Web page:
“Now is the time for reimagining how the state finances its public education system, supports its students and attracts and retains top talent, especially in schools that have been historically under-resourced,” Arellano said.

The annual State of Michigan Education Report updates benchmarking on Michigan’s progress toward becoming a top ten education state for all groups of students and related performance indicators. In conjunction with the Education Trust-Midwest’s report, The Michigan Partnership for Equity and Opportunity (MPEO) coalition issued a companion report entitled “We Imagine,” which captures hopes and dreams of advocates and teachers who shared their vision for Michigan’s students if the state transformed its education system and if schools were funded fairly.

Download the ‘We Imagine‘ report here.

Members of the bipartisan, statewide group called for educational transformation, including more honesty and transparency in student achievement data and spending to understand the impact of public investments on student learning.  Leaders also called for a fair system of school funding to ensure that the state’s most underserved students — Black and Latino students, English Learners, students with disabilities, students in isolated, rural communities and students from low-income backgrounds – have the funding and resources they need to succeed.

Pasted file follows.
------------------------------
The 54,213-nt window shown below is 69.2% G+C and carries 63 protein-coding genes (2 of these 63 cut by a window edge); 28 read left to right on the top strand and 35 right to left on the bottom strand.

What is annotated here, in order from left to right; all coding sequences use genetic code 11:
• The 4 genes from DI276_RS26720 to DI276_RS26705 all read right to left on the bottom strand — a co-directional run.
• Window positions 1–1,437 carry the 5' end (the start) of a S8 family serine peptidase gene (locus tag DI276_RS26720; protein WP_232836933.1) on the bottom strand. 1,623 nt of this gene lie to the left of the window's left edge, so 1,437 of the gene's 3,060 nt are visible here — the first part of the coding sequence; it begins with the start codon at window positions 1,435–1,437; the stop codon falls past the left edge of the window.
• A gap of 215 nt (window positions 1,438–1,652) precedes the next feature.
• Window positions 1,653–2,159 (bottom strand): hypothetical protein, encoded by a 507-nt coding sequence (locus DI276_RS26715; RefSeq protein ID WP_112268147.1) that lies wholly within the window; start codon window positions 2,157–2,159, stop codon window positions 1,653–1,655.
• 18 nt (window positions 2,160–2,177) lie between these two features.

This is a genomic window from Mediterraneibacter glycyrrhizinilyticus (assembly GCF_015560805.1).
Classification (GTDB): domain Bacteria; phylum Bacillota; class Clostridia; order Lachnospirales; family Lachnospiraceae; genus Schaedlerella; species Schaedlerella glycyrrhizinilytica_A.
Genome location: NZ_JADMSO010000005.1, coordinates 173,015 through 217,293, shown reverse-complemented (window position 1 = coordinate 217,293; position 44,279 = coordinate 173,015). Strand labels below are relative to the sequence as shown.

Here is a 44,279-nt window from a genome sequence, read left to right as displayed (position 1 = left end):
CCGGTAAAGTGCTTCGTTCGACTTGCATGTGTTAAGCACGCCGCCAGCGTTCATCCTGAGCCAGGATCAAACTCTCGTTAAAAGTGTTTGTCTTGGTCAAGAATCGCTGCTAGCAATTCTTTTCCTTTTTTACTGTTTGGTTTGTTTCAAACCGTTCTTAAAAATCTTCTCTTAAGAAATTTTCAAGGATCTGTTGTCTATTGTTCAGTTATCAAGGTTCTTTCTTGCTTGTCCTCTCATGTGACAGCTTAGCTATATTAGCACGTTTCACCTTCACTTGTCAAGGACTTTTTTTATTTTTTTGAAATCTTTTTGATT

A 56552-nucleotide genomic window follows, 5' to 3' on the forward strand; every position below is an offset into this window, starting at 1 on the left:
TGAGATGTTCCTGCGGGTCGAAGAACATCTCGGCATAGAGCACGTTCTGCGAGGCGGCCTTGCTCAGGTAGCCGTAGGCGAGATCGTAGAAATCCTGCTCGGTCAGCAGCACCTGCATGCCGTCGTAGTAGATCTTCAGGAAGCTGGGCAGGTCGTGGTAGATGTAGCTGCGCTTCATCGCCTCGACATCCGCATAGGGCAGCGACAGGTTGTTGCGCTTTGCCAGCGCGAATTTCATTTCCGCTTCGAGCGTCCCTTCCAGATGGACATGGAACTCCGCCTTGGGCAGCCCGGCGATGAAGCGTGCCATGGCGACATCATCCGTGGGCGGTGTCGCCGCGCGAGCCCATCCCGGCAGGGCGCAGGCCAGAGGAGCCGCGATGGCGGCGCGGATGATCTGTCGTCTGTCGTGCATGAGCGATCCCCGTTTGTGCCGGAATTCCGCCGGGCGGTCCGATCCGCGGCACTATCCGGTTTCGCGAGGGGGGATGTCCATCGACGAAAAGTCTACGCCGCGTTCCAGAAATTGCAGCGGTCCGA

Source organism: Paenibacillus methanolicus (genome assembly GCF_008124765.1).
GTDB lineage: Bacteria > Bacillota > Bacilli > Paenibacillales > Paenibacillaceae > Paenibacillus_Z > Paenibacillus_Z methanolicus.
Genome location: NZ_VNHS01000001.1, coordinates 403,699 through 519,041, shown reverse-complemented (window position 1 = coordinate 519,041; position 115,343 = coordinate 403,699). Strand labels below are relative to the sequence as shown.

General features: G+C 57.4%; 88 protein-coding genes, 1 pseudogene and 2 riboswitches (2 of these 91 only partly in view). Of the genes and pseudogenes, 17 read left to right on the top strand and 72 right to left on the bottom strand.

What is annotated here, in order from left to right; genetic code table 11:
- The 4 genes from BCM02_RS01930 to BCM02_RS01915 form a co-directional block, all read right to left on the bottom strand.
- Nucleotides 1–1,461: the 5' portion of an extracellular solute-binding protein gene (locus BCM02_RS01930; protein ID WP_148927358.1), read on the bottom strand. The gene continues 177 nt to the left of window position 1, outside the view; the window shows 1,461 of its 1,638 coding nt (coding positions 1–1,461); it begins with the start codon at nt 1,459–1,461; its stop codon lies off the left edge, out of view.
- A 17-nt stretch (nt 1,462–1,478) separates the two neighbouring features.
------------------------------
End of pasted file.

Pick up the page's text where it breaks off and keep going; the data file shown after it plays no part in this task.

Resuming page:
Michigan is in the bottom ten states for Black students in 4th grade reading, according to 2019 NAEP data, which is the most recent available national assessment data. From 2003-19, Michigan’s Latino students improved in early reading only about one third as much as Latino students nationwide. At the same time, Michigan’s White students are in the bottom five for student improvement in 4th grade reading, according to data from the 2019 NAEP.

“For far too long, we have not done a good job of properly funding education in a way that the students with the most needs receive funding commensurate with those needs,” said Deidre Lambert-Bounds, President of Ignite Social Media and a member of the MPEO coalition. “I have a dream that we finally work together to put a proper funding formula in place that results in the highest quality educational outcomes for our children. My hope and dream is that every child has the ability to achieve at their highest ability without the barrier of inequitable funding.”

Other findings from the State of Michigan Education Report’s analyses: